chair, and confronted the admiring eyes of
Dick with a goddetd-lika indifference.
"Now, wot's the use of your playlu' tub
yer game on me, Dick I Wot' tho good of
your ladllu' out that hog wash about hunt In' I
"Hot's IU oochi of your ladUu' out that
hog trash about AuuffnV"
JluntMl 111 tell yer the huntin' you-uns
hev been at! You've been hunUn' George
Leo and hb boy since an hour before sun up.
Votte beu follow lu' a bliud trail uo to th
lUdgo, until tho snow got up and bunted you
right hero) YouVo been whoopln' and ycllln'
and circus ridln' on tho roads like ex yer wos
Comanche?, and frightening all the women
folk within miles that's yer huntln'l You've
been cllmbln'downjiaw'sold slide at last, and
makln' tracks for hero to savo tbo skins of
them condemned government horses of tho
kempany I And that's your huntln'l"
To Hale's surprise a burst of laughter from
tho party followed this speech. He tried to
Join in, but this ridiculous summary of the
result of hb enthusiastic senso of duty left
him the only earnest Iwllever mortified and
embarrassed. Nor was lie. tho less concerned
as ho found tbo girl's dark eyas had rested
onco or twice upon him curiously.
Zcnobln laughed too, and, lazily, turning
tho chair around, dropped Into it, "And by
thb tlmo (Jeorgo Lee's loungln' back In his
chyar and smokln' hb cigar somow bar In Sac
ramento, she added, stretching her feet out
to the II iv, and suiting tho action to tho word
with an imaginary cigar between tbo long
fingers of a thin and not over clean hand
"Wo cave, Zecnlel" said Ilawlins, when
their hilarity had subsided to n moro subdued
and scarcely loss flattering admiration of the
unconcerned goddess before them, "That's
about tbo size of it. Yo kin rako down tho
pile. I forgot you'ro an old friend of
"Ho's a whit man!" said tbo girl decid
edly. "Yo used to know him!" continued Raw
lins. "Onco, Paw ain't in that lino now," she
There was such a subllmo unconsciousness
of any moral degradation Involved In thb
allusion that oven Halo accepted It without
a shock. Bho roso presently, and, going to
tho Ilttlo sideboard, brought out a number of
glasses; theso sho handed to each of tho party,
and then, producing a demijohn of whisky,
slung it dexterously and gracefully over her
arm, so that it rested on her elbow liko a
cradlo, and, going to each ono in succession,
filled tbclr glasses. It obliged each ono to
rlso to accept tho libation, and as Hale did so
In hb turn ho mot the dark eye of tho girl
full on hb own. There was a pleased curi
osity in her glanco that made thb married
man of 35 color ta awkwardly as a boy.
Tho tender of refreshments bclns under-
! stood as a tacit recognition of their claim to
a larger hospitality, all further restraint wo
removed. Zenobla resumed her seat, and
placing her elbow on tho arm of her chair,
and her small round chin In her hand, looked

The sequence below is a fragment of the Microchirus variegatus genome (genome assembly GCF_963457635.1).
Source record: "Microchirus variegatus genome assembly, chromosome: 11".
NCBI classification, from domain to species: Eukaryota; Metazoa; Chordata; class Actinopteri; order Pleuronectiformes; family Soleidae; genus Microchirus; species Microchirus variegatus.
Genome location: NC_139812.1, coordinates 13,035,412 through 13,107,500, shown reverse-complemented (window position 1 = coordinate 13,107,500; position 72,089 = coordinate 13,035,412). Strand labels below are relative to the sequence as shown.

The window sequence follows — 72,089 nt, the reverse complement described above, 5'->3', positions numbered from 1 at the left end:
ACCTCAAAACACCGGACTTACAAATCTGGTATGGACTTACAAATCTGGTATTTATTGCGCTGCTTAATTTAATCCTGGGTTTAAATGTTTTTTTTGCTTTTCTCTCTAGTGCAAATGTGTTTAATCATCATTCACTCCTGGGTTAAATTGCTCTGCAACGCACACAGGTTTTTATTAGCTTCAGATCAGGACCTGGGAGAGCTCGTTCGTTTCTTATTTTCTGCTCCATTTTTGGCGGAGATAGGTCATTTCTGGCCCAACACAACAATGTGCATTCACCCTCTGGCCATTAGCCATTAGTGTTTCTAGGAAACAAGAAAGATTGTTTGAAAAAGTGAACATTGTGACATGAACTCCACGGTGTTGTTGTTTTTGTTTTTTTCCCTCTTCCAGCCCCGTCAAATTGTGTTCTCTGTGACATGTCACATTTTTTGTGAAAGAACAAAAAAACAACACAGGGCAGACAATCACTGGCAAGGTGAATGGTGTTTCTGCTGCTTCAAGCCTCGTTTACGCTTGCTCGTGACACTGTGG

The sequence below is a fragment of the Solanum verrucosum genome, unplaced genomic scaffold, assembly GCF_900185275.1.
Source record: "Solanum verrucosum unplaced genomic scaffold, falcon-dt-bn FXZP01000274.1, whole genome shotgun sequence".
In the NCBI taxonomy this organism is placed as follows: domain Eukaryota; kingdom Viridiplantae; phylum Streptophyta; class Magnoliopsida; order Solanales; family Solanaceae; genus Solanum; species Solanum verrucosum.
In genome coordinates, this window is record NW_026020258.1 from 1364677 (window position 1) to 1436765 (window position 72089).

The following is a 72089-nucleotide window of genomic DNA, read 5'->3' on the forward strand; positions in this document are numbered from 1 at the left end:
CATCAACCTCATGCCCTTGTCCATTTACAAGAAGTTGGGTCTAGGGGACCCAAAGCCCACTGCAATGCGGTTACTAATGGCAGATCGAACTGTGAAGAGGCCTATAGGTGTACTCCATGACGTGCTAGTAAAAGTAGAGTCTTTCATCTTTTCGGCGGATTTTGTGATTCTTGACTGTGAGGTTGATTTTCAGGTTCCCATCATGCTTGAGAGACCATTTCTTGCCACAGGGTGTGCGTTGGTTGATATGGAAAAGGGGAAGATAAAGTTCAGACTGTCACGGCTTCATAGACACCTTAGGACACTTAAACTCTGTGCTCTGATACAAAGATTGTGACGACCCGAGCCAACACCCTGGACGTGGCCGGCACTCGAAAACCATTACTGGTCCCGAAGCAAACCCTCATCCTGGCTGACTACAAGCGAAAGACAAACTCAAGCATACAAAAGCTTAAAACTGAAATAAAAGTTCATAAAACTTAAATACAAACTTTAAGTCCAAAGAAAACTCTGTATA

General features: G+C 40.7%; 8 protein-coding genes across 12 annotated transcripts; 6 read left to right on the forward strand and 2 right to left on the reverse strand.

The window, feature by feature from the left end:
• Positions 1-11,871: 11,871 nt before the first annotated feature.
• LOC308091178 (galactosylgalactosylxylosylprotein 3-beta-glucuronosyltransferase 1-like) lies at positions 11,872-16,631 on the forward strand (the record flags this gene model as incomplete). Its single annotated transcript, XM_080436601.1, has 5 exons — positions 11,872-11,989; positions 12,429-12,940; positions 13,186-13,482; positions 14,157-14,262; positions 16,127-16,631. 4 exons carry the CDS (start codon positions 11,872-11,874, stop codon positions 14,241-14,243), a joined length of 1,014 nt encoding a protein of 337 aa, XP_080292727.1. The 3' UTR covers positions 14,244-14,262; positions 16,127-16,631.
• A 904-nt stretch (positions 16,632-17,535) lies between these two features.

thoughtfully In the Are. "When I say George
Loo' a white man, it ain't bocauso I know
him. It's hb goneral gait Wot' ho over
douo that' underhanded or mean! Nothln'l
You can't sho w tho poor man ho's aver took
plcayuno from. When bo' helped himself
to a pllo It' been outer thyi banks or them
exproa companies, that think it mighty fine
to bust up themselves and swindle tbo poor
folks o' tholr but cent, and nobody talks o'
huntln' them I And does ho keep their money!
No; ho passes It round among the boyi that
holp him, and they put it in circulation. Ho
don't keep it for himself; he ain't got lino
houses In Frisco; bo don't keep fast horses
for show. Like ox not tho critter he did that
Job with ef it was him none of you boys
would havo rid I And ho takes all tho risks
himself; you ken bet your life that every
man with blm was sofo and away dforo h
turned hb back on you tins."
"He certainly drops a Ilttlo of hb money at
draw pokir, Zeunle," said Clinch, laughing,
"no lost 15,000 to (Sheriff Kelly last week."
"Well, I don't hear of tho sheriff hunUn'
him to glvo it back, nor do I reckon Kelly
banded It over to tho exprua It was taken
from. I beard tou won suthln' from him a
spell ago. I reckon you've been hunUn' blm
to find out whar you should return It" Tho
laugh was clearly against Clinch. He was
about to mako somo rallying rejoinder when
the young girl suddenly Interrupted him.
"Ef yo'ro wautln' to hunt somebody, why
don't you toko higher game I Tbar's that Jim
Harklns; go for him, and I'll Join you."
"Harklnsl" exclaimed Clinch and Hale,
"Yes, Jim Harklns; do you know him!"
sho said, glancing from the ono to the other.
"Ono of my friends do," said Clinch, laugh
ing; "but don't let that stop you."
"Aud you over there," continued Zenobla,
bending ber head and eyes toward Halo.
"The fact b I bellovo he was my banker,"
said Halo, with a smile. "I dont know him
"Then you'd Mter hunt him beforo bo does
"What's ho done, Zecnlel" asked Rawlins,
keenly enjoying tho dbcomllturo of ibe other.
"What!" She stopped, throw her long black
braid over ber shoulder, clasped her knee
with her hands, and rocking backward and
forward, sublimely unconscious of the appa
rition of a slim ankle and half dropped oft
slipper from under her sh-a'.cned gown, con
Umied: "It mishn't ploaso htm," she said,
slyly, nodding toward Hale.
"Pray don't mind me," sold Hale, with un
''j iffi.'iii (I r ".. i Mr
Cmtioued Next Week )
LADD & REED,
Iutters aad Hretlers of
OoU-roM sod LtitaUr Shp sud Cljd dtle Uorsc